The iridescent shark can live with any non-aggressive or semi-aggressive fish of a similar size and which will not harass the shark itself. It should not be housed with fish with a low activity level, as it may agitate those fish.
Iridescent sharks should also not be housed with crabs, shrimps, or snails. As soon as they can, they will begin to eat these tank inhabitants, so unless you’re maintaining a population in a separate tank and feeding off the excess crustaceans to your iridescent sharks, it’s not advised to keep them with these fish.
To date, there have been no successful breedings of iridescent sharks in captive aquarium environments. This is because of the spawning habits of the fish and the sheer size of the adults. This fish is migratory and will travel upstream from its normal habitat to spawn in the late spring and summer months.
This behavior coupled with the size of the fish makes it nearly impossible to duplicate amicable breeding conditions in captivity. It should also be noted that, while there is sexual dimorphism in the adults of this species, it’s much more difficult to distinguish the differences at a juvenile age. Since this is the age most pet stores will sell these fish at, you’re not guaranteed the sex of the fish you will receive.
Iridescent sharks are bred and produced in huge ponds in Southeast Asia, in places like Singapore and Thailand. They may also be harvested from wild populations and then raised in large, floating containers.
Iridescent sharks, like most fish, are susceptible to several common diseases, including fungal diseases. As a scaleless catfish, if they happen to contract ich, they can be difficult to treat without prior experience. Most ich cures will advise you to use a half-strength dose to treat your catfish, which may prolong exposure and infection risk to other fish in the tank.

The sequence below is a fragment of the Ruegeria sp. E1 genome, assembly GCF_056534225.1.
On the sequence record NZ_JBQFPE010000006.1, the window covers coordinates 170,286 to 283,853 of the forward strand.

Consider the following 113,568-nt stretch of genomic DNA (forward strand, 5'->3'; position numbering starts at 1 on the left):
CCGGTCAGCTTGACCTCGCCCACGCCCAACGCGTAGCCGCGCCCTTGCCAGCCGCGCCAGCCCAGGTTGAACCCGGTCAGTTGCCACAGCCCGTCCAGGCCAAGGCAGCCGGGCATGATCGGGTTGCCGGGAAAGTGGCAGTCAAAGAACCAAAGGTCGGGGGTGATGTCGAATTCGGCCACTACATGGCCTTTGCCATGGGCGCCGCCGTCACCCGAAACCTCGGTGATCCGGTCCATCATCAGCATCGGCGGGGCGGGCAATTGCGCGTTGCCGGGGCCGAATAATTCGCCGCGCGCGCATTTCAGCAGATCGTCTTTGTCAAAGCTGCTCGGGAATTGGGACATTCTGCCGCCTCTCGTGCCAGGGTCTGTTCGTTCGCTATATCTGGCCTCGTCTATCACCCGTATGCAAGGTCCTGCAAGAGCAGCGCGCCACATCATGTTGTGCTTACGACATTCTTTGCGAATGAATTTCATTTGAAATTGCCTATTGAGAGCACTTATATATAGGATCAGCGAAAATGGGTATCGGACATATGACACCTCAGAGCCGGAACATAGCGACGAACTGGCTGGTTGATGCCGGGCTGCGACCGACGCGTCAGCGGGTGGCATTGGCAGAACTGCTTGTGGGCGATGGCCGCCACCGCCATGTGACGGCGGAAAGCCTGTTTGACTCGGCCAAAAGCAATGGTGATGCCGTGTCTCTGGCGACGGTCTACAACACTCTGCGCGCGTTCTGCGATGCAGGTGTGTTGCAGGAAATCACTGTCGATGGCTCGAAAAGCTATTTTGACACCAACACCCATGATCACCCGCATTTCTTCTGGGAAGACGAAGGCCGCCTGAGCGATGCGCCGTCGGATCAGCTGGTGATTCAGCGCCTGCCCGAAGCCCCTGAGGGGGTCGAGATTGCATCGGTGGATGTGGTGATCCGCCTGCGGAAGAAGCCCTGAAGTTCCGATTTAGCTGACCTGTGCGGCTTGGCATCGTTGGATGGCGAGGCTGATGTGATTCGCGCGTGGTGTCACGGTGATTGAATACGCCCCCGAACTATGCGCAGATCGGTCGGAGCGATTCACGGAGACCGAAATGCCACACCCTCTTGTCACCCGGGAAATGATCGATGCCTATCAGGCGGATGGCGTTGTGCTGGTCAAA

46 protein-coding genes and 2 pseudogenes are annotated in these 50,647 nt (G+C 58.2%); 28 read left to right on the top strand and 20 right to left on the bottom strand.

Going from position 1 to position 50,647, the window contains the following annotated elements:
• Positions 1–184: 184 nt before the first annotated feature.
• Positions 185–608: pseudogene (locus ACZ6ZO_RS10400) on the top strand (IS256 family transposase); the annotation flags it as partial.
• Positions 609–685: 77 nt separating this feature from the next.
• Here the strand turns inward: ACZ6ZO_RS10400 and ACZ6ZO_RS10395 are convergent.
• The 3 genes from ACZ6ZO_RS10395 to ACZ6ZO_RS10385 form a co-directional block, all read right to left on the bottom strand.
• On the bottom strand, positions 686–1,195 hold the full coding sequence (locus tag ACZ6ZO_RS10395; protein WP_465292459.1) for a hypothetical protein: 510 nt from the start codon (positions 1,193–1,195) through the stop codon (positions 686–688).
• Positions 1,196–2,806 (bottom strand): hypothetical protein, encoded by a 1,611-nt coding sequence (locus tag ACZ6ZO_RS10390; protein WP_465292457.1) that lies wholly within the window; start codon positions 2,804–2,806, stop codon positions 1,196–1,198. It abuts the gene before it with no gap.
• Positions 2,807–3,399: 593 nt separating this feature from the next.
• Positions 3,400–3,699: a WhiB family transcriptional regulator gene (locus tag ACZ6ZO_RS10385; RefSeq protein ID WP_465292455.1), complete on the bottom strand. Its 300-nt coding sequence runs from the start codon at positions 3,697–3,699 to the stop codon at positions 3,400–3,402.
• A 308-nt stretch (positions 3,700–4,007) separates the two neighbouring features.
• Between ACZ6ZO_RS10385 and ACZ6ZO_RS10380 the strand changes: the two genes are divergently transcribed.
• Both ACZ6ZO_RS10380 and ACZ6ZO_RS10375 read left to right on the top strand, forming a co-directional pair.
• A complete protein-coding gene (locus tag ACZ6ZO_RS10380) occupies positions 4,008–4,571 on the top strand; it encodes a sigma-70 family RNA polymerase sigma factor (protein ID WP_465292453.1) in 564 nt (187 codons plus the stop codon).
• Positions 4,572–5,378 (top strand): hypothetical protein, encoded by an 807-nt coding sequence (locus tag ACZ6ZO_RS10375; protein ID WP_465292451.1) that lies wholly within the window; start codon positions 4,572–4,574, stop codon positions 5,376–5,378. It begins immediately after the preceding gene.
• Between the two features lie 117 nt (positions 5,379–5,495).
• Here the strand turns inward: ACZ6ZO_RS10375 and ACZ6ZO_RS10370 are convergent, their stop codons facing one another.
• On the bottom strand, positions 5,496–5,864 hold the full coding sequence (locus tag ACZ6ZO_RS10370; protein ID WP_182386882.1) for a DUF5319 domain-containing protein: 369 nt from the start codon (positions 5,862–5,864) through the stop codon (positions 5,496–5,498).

An easier solution is to use treatments such as Pimafix or Melafix to treat your infected tank, depending on appropriateness, if iridescent sharks are in the tank. Use these medications as directed, and if you are uncertain, do not hesitate to contact the manufacturer or company behind the medicine to ask them any questions or concerns that you may have.
Since iridescent sharks are easily frightened, they’re liable to scratch themselves trying to escape things that they believe to be threats. And since they’re a scaleless species, it’s important to be ready to treat them for any injuries they cause to themselves. For this, you’ll want to use some slime coat replacement such as Stress Coat or NovAqua.
Be sure that you avoid using medications for these fish that are based on copper or potassium permanganate. These chemicals can be dangerous for your iridescent shark. You can, however, use malachite green or formalin, just make sure you use either a quarter or a half of the recommended dosage.
Remember that all medications for your fish should be used with caution. Double-check with a veterinarian familiar with aquatic animals or with the manufacturer of the medication for any safety questions or concerns.
Are Iridescent Sharks Suitable For Your Aquarium? (Summary)
In conclusion, iridescent sharks can be a rewarding species to keep so long as you keep them happy, healthy, and stress-free. But, they are also difficult to keep, and the space they require alone for long-term keeping rules them out as good fish for most hobbyists. Additionally, even when you can afford the space and maintenance that they require, they have a lifespan of twenty years, so you have to plan for long-term care of these large fish.